The Bull's Fourth Year
Interesting historical comparison, from S&P via Barrons (long excerpt):
"Bull markets -- defined by S&P as periods with a 20% or more advance from a prior bear-market low -- have lasted more than four and a half years on average since 1942, according to Sam Stovall, chief market strategist at S&P.
In those 11 bull-market scenarios, the first year was best, with average returns of 38%. In the second year, returns were about 12% This bull market has almost mirrored those returns. The third year is likely to produce market returns of about 8%, double the historic average, Stovall says.
The current bull market is somewhat parallel to the bull market that began in October 1974, Stovall says. That run and this one came after a roughly 48% market decline. And, in an eerily familiar scenario, citizens faced an increasingly expensive and unpopular war, rising energy prices and the threat of stagnating economic growth.
But there was soaring inflation and short-term rates were high and rising. Still, in that fourth year, the S&P 500 eked out a 7% return, according to S&P."
Investors, however, may do better if they look to specific sectors rather than buying the market as a whole.
"Stock outperformance in the fourth year of a bull market comes in defensive areas -- consumer staples, health care and technology," Stovall says. "Whether times are good or bad, you still eat, smoke and drink -- and if you overdo it, you go to the doctor."
Health-care stocks have been up 31% and information technology stocks increased 28%, on average, in the fourth year of a bull market, according to S&P.
Consumer staples, a sector which includes businesses less sensitive to economic cycles, such as the producers and retailers of food, beverages and personal products, have been up 26% in the fourth year.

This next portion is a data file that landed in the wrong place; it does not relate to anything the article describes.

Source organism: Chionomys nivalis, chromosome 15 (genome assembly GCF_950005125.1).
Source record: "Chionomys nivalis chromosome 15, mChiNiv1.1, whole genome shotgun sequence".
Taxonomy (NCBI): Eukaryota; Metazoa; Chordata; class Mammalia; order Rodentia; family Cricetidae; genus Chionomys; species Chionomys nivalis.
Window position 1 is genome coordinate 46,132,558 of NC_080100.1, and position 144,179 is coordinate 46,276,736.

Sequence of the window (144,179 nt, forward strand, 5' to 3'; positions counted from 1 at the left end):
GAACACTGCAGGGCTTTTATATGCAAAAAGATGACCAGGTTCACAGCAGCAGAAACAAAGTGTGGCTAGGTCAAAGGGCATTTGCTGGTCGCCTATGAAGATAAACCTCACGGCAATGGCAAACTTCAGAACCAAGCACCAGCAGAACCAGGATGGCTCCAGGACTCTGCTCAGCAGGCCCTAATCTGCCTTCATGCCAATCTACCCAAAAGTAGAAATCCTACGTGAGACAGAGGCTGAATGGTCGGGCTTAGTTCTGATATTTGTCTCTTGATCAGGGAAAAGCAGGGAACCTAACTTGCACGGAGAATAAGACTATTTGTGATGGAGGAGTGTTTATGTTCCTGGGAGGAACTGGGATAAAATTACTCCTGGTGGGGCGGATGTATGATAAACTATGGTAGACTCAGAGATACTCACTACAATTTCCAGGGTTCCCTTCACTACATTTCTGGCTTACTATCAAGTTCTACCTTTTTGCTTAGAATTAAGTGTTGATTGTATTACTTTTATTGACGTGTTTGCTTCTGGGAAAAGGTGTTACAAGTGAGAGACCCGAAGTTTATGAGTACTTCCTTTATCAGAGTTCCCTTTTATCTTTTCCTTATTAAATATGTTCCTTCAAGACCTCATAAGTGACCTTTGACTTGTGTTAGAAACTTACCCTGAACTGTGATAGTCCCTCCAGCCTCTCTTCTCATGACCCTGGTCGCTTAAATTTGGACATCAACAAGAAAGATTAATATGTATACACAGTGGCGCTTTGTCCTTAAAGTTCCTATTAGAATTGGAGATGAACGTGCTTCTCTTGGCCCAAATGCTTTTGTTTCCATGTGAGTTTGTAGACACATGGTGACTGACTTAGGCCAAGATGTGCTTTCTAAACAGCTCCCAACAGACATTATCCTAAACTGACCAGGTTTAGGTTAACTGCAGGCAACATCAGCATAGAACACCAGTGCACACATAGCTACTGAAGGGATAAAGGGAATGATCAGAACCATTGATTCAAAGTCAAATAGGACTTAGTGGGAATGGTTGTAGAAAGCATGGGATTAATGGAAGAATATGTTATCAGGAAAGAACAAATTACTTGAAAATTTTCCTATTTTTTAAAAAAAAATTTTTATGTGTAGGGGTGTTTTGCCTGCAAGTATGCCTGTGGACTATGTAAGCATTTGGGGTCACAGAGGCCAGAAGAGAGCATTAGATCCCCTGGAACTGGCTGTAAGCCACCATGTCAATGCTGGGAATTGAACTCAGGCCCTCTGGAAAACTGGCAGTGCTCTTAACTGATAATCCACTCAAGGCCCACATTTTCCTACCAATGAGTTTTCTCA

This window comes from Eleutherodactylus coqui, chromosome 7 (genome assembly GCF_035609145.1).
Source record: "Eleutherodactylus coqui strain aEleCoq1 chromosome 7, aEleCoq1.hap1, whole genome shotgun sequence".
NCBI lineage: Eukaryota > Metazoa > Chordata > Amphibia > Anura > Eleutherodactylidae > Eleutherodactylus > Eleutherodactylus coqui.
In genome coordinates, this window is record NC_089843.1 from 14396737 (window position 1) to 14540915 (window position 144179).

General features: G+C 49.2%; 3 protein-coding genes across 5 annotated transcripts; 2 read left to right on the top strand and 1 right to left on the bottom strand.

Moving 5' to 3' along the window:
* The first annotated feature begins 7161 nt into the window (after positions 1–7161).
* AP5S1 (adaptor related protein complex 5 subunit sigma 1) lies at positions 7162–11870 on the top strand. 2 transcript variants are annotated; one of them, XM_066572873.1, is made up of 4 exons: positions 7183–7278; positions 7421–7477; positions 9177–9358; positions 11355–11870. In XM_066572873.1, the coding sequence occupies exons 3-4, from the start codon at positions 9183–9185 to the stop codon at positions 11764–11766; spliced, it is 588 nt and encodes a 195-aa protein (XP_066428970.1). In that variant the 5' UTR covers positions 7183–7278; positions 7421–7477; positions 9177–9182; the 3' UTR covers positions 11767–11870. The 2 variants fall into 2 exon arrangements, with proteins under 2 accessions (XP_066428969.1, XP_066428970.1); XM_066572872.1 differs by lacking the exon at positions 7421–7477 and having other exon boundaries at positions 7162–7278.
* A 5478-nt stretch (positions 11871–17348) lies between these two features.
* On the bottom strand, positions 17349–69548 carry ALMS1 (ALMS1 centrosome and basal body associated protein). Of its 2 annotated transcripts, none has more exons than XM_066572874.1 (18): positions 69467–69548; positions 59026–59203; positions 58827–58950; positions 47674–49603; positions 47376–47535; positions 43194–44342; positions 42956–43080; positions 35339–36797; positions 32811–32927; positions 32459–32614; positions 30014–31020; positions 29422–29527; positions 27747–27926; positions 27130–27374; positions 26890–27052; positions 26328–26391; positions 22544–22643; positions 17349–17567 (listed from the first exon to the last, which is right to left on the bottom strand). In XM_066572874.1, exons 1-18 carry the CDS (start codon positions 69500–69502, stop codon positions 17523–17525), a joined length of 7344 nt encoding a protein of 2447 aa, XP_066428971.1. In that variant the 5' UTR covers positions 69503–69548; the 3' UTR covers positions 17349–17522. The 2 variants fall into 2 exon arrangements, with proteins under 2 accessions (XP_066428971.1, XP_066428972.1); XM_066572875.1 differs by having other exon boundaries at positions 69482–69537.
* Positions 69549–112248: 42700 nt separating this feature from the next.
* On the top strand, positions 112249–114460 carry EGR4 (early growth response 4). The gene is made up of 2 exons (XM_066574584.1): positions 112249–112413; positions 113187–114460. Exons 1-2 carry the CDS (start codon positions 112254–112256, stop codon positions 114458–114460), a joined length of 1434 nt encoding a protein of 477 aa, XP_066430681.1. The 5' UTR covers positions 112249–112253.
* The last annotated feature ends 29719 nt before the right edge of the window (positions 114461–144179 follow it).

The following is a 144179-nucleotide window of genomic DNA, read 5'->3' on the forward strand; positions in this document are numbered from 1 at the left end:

Consumer discretionary stocks, more sensitive to economic cycles, also have produced decent returns in the fourth year -- 22% on average -- but with less frequency than consumer staples, according to S&P. The segment includes makers of cars, refrigerators and clothing as well as hotel and restaurant chains."
Apologies for beating a dead horse, but -- if you do not have an online subscription to the WSJ yet -- Barron's is included -- considering the cost, you are missing alot of good stuff.
UPDATE October 7, 2005 2:13pm
I (obviously) don't agree with Stovall's assessment, but he is the chief market strategist at S&P, and has some decent insight into his firm's index.
Here's a pair of charts looking at the two periods:
Give Stovall his props -- these two charts have more than a passing resemblance . . .
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WEDNESDAY, OCTOBER 5, 2005 4:05 p.m.
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re. fourth year bull market, 1977-1978 and Stovel's figures....
Oct 1 1974 SPX = 63.54, CPI = 51.4
Oct 1 1977 SPX = 96.53, CPI = 61.9
Oct 1 1978 SPX = 102.54, CPI = 67.4
Change from 1/1/77 to 1/1/78 of nominal SPX = +6.2%
Change from Octo 77 to Oct 78 of CPI = 8.8%
Real return of SPX from Oct 77 to Oct 78 = negative
Am I missing something?
I hate it when analysts use nominal SPX and forget about inflation....especially when talking about the 1970s.
Posted by: john | Oct 7, 2005 1:48:32 PM
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